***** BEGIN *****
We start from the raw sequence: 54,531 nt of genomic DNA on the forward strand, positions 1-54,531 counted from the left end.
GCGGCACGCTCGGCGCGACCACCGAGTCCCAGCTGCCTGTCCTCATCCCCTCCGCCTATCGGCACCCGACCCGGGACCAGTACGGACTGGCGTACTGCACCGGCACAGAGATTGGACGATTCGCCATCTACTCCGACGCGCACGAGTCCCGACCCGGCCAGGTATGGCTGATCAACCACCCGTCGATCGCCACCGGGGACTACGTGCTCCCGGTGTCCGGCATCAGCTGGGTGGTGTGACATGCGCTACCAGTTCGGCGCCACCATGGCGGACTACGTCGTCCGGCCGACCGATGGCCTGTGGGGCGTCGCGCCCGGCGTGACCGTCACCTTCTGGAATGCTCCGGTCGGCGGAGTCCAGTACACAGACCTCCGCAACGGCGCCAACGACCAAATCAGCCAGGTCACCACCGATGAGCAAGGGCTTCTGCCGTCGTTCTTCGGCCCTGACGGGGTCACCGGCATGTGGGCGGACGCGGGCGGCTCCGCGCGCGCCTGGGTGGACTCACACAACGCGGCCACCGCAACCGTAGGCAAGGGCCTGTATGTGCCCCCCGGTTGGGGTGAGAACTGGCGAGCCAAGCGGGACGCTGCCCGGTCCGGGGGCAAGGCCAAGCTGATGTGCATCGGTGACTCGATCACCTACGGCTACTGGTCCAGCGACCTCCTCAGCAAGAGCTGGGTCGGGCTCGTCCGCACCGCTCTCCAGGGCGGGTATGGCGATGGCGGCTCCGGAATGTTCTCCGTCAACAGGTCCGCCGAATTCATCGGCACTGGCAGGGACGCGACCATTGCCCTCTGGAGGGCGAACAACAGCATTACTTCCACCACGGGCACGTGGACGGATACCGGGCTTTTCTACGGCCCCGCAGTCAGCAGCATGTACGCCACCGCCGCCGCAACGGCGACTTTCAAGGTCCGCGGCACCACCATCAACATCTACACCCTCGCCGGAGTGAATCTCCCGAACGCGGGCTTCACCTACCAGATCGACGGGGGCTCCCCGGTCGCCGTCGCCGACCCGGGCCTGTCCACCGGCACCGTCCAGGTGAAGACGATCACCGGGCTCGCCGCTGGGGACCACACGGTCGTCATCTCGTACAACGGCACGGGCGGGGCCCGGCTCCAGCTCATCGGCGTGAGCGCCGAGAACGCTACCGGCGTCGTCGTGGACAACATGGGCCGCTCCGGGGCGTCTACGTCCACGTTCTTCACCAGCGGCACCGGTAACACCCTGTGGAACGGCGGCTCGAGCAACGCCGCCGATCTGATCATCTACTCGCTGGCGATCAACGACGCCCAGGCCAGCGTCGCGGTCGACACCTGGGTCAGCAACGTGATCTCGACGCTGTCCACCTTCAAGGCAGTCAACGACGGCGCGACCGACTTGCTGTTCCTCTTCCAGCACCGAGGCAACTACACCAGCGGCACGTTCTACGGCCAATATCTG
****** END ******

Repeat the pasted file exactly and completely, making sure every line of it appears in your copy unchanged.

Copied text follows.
We start from the raw sequence: 54,531 nt of genomic DNA on the forward strand, positions 1-54,531 counted from the left end.
GCGGCACGCTCGGCGCGACCACCGAGTCCCAGCTGCCTGTCCTCATCCCCTCCGCCTATCGGCACCCGACCCGGGACCAGTACGGACTGGCGTACTGCACCGGCACAGAGATTGGACGATTCGCCATCTACTCCGACGCGCACGAGTCCCGACCCGGCCAGGTATGGCTGATCAACCACCCGTCGATCGCCACCGGGGACTACGTGCTCCCGGTGTCCGGCATCAGCTGGGTGGTGTGACATGCGCTACCAGTTCGGCGCCACCATGGCGGACTACGTCGTCCGGCCGACCGATGGCCTGTGGGGCGTCGCGCCCGGCGTGACCGTCACCTTCTGGAATGCTCCGGTCGGCGGAGTCCAGTACACAGACCTCCGCAACGGCGCCAACGACCAAATCAGCCAGGTCACCACCGATGAGCAAGGGCTTCTGCCGTCGTTCTTCGGCCCTGACGGGGTCACCGGCATGTGGGCGGACGCGGGCGGCTCCGCGCGCGCCTGGGTGGACTCACACAACGCGGCCACCGCAACCGTAGGCAAGGGCCTGTATGTGCCCCCCGGTTGGGGTGAGAACTGGCGAGCCAAGCGGGACGCTGCCCGGTCCGGGGGCAAGGCCAAGCTGATGTGCATCGGTGACTCGATCACCTACGGCTACTGGTCCAGCGACCTCCTCAGCAAGAGCTGGGTCGGGCTCGTCCGCACCGCTCTCCAGGGCGGGTATGGCGATGGCGGCTCCGGAATGTTCTCCGTCAACAGGTCCGCCGAATTCATCGGCACTGGCAGGGACGCGACCATTGCCCTCTGGAGGGCGAACAACAGCATTACTTCCACCACGGGCACGTGGACGGATACCGGGCTTTTCTACGGCCCCGCAGTCAGCAGCATGTACGCCACCGCCGCCGCAACGGCGACTTTCAAGGTCCGCGGCACCACCATCAACATCTACACCCTCGCCGGAGTGAATCTCCCGAACGCGGGCTTCACCTACCAGATCGACGGGGGCTCCCCGGTCGCCGTCGCCGACCCGGGCCTGTCCACCGGCACCGTCCAGGTGAAGACGATCACCGGGCTCGCCGCTGGGGACCACACGGTCGTCATCTCGTACAACGGCACGGGCGGGGCCCGGCTCCAGCTCATCGGCGTGAGCGCCGAGAACGCTACCGGCGTCGTCGTGGACAACATGGGCCGCTCCGGGGCGTCTACGTCCACGTTCTTCACCAGCGGCACCGGTAACACCCTGTGGAACGGCGGCTCGAGCAACGCCGCCGATCTGATCATCTACTCGCTGGCGATCAACGACGCCCAGGCCAGCGTCGCGGTCGACACCTGGGTCAGCAACGTGATCTCGACGCTGTCCACCTTCAAGGCAGTCAACGACGGCGCGACCGACTTGCTGTTCCTCTTCCAGCACCGAGGCAACTACACCAGCGGCACGTTCTACGGCCAATATCTG